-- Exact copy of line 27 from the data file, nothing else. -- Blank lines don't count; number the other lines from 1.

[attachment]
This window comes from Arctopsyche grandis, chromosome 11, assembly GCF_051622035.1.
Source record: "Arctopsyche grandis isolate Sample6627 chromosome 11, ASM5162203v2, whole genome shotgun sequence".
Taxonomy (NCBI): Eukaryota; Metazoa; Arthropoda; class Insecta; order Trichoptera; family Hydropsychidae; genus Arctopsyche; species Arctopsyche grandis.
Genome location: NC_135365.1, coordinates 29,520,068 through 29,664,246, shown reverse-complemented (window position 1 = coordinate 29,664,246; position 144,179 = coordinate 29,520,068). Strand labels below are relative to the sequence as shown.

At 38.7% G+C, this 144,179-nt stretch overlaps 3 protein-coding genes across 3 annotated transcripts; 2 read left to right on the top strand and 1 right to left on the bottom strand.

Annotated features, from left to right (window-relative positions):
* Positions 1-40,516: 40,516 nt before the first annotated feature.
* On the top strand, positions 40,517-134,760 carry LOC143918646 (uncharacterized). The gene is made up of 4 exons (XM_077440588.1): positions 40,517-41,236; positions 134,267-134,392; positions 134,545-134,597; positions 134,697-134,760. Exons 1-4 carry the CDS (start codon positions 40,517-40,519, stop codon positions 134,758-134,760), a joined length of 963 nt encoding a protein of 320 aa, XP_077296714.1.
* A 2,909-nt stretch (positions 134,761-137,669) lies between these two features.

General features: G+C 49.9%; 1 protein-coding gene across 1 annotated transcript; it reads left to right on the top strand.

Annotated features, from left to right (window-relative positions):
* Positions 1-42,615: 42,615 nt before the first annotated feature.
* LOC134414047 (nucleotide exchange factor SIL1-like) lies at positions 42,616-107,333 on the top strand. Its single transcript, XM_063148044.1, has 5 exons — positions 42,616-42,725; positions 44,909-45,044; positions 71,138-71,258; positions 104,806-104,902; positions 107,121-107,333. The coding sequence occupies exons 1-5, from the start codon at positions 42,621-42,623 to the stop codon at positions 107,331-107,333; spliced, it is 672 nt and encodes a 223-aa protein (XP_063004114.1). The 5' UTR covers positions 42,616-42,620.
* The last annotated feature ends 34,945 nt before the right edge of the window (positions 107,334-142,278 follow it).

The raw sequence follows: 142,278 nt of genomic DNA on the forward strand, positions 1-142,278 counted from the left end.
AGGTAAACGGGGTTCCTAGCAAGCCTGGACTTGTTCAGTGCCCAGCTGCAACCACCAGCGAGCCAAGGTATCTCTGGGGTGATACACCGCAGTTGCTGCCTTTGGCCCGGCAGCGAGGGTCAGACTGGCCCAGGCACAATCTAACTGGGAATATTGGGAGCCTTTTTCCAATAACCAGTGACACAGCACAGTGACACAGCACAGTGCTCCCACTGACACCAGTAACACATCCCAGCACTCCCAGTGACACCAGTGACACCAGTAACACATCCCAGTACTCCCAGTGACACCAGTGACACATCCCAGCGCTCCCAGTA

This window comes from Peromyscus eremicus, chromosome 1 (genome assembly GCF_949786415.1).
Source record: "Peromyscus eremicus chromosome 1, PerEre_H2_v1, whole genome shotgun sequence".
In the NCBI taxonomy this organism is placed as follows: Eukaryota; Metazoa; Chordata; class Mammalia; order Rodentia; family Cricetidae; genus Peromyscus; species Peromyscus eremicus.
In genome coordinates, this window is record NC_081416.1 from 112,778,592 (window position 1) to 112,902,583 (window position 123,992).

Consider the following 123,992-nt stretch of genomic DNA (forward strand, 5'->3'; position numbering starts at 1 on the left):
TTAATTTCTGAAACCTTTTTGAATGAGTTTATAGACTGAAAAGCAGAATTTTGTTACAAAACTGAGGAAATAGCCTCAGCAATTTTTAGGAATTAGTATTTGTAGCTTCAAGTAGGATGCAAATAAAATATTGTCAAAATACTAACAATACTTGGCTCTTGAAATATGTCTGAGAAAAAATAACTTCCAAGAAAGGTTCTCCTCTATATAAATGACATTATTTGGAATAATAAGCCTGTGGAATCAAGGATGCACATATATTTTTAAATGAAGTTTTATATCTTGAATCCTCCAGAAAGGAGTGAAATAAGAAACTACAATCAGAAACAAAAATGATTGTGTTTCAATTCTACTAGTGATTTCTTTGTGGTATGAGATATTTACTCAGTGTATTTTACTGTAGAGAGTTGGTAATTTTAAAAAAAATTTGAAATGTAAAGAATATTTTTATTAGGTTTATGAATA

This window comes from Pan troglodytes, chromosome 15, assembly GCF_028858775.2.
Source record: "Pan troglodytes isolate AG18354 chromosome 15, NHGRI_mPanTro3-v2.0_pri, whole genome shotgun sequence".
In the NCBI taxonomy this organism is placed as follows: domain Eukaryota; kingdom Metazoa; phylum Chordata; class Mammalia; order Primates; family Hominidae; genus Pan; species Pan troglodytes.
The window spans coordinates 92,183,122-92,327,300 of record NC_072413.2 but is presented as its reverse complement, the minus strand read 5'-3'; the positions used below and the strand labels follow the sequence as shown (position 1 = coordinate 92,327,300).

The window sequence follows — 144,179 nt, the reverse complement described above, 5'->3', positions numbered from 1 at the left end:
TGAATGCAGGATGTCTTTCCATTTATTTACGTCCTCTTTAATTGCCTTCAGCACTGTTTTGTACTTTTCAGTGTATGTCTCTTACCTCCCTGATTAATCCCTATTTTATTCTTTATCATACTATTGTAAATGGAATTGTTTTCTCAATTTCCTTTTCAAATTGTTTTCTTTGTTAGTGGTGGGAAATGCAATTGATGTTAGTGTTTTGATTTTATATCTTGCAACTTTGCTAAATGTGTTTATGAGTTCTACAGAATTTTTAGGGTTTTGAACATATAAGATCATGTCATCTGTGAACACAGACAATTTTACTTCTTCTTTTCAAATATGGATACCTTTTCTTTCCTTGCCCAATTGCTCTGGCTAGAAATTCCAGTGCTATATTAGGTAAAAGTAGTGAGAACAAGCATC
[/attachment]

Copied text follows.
The window sequence follows — 144,179 nt, the reverse complement described above, 5'->3', positions numbered from 1 at the left end: